Receiving a diagnosis of cancer is a major life stressor. Emotional stresses are similar to other major Life Stressors such as a traumatic event, an accident or the loss or death of someone close. Cancer challenges physical and emotional well-being. It will challenge your physical state, your role within your family, your work situation, your financial situation, your lifestyle and you psychological well-being.

Common reactions


Emotional

  • Shock: disbelief, numbness
  • Acute distress: crying, panic
  • Anger: at the injustice, at others
  • Fear: anxiety, worry, dread, apprehension, insecurity
  • Sadness: depression, despair, grief
  • Emotional: tearful, crying, irritable, vulnerable, easily upset
  • Guilt: shame, self-blame



Mental

  • Inability to comprehend
  • Denial, minimisation
  • Uncertainty, confusion
  • Difficulty concentration
  • Sense of loss of control, helplessness, hopelessness
  • Confronting mortality, meaning of life and illness
  • Distrust
  • Persecution: Why me? What have I done to deserve this?
  • Increased attention to physical symptoms



Behavioural:

  • Withdrawal
  • Apathy
  • Disorganisation
  • Reduced activity
  • Physical
  • Sleep disturbance
  • Headaches palpitations, stomach churning
  • Appetite disturbance



Self-esteem

  • Negative, altered body-image, feeling unattractive, repulsed
  • Sense of loss: of body part or feminity



Interpersonal

  • Lack of communication
  • Disruption to relationships
  • Feeling misunderstood
  • Feeling isolated
  • Intolerance of others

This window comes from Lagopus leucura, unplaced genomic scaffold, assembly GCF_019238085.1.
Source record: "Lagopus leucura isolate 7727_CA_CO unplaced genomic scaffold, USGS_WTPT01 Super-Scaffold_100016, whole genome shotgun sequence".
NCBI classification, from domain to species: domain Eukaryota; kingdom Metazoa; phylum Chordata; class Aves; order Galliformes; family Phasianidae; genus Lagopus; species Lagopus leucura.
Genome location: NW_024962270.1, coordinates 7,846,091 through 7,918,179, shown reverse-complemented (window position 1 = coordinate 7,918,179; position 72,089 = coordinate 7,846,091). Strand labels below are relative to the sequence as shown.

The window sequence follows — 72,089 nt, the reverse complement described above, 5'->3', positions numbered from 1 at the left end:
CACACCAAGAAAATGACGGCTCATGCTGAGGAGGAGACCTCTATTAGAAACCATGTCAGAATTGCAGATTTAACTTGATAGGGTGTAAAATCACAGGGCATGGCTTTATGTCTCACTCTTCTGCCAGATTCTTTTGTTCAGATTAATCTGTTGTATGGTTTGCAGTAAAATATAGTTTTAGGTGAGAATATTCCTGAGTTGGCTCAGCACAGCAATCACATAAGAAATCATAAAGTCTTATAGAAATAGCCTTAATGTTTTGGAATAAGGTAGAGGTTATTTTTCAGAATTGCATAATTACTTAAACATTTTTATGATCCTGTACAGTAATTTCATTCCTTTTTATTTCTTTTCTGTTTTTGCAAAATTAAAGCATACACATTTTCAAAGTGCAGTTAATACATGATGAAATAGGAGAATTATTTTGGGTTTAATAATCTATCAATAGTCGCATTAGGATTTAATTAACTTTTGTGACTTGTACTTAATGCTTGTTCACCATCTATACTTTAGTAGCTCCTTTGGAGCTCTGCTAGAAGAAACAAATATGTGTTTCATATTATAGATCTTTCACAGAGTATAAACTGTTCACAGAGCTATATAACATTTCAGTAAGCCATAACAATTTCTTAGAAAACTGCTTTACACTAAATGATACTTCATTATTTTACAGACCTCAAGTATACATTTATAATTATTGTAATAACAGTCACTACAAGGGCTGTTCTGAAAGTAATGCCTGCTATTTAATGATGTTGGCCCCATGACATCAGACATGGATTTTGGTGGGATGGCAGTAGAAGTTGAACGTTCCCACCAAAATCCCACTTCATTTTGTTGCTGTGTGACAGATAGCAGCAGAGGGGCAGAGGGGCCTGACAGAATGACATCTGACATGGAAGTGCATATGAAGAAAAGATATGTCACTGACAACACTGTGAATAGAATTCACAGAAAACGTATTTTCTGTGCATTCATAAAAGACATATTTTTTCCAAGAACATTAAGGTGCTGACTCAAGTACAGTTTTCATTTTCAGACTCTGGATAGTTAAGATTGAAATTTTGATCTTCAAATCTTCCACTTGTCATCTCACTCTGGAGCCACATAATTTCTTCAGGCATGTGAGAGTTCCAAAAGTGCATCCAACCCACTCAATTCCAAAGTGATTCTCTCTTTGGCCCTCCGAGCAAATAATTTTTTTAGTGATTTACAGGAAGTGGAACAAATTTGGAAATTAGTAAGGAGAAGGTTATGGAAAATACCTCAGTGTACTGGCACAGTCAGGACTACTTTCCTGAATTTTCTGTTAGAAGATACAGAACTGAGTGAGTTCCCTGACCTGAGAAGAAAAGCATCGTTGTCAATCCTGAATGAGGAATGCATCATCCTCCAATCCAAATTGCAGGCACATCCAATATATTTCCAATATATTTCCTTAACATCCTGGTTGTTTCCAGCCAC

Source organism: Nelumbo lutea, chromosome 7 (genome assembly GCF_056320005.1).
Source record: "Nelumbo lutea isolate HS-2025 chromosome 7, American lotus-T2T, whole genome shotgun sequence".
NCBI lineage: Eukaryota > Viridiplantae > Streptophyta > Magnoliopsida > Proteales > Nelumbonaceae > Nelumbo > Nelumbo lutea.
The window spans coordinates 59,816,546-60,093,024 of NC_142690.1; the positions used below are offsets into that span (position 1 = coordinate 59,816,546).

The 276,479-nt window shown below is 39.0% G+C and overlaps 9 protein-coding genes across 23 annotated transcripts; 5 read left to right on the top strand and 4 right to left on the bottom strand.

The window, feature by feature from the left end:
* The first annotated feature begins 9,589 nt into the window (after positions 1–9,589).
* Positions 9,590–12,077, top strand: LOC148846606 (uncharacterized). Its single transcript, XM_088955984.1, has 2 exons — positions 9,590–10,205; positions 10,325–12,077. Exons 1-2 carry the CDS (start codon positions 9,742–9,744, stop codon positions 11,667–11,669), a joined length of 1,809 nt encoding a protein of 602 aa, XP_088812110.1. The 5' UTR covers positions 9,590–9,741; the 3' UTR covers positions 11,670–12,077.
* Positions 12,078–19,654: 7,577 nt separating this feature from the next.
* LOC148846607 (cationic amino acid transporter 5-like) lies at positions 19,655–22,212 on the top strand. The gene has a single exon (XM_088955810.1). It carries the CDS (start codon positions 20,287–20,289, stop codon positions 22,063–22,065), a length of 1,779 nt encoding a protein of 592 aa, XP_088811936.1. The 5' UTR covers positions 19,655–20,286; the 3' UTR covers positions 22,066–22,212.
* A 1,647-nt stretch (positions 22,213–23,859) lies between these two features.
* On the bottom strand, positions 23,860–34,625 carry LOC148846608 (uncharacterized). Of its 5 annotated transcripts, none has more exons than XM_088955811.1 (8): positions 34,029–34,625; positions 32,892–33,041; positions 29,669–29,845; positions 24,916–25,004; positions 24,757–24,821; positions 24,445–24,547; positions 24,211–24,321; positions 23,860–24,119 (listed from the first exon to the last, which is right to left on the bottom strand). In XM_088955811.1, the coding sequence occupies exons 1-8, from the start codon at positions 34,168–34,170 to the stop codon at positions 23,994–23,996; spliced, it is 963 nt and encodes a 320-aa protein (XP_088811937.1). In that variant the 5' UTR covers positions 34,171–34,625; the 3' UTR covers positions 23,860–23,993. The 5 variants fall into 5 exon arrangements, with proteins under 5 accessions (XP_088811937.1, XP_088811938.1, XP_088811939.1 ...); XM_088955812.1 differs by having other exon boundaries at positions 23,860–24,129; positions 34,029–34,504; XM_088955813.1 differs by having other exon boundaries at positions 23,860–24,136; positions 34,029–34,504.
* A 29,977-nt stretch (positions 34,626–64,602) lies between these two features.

Coping strategies


Reducing emotional arousal

  • Distraction
  • Activity
  • Talk to others
  • Express emotions
  • Exercise
  • Relaxation techniques



Changing perspective & increasing control

  • Become aware of your thought
  • Identify distortions in your thinking
  • Use Coping Self Talk



Modify stressors

  • Seek information, advice and help
  • Problem solving
  • Communication and conflict management



Increase resistance

  • Diet
  • Exercise
  • Sufficient sleep
  • Low alcohol
  • Cease/limit smoking



Less helpful strategies

  • Passivity/fatalism
  • Withdrawal from others
  • Negativity
  • Avoidance
  • Excessive use of alcohol/drugs



Principles of effective coping

  • Variety: Using a range of coping strategies
  • Flexibility: Being able to change strategies as the situation changes
  • Balance: Not relying on any one coping strategy too much
  • Situation-strategy match: Adopting strategies that suit the situation
  • Evaluation: Trying out and evaluating different strategies to find out what works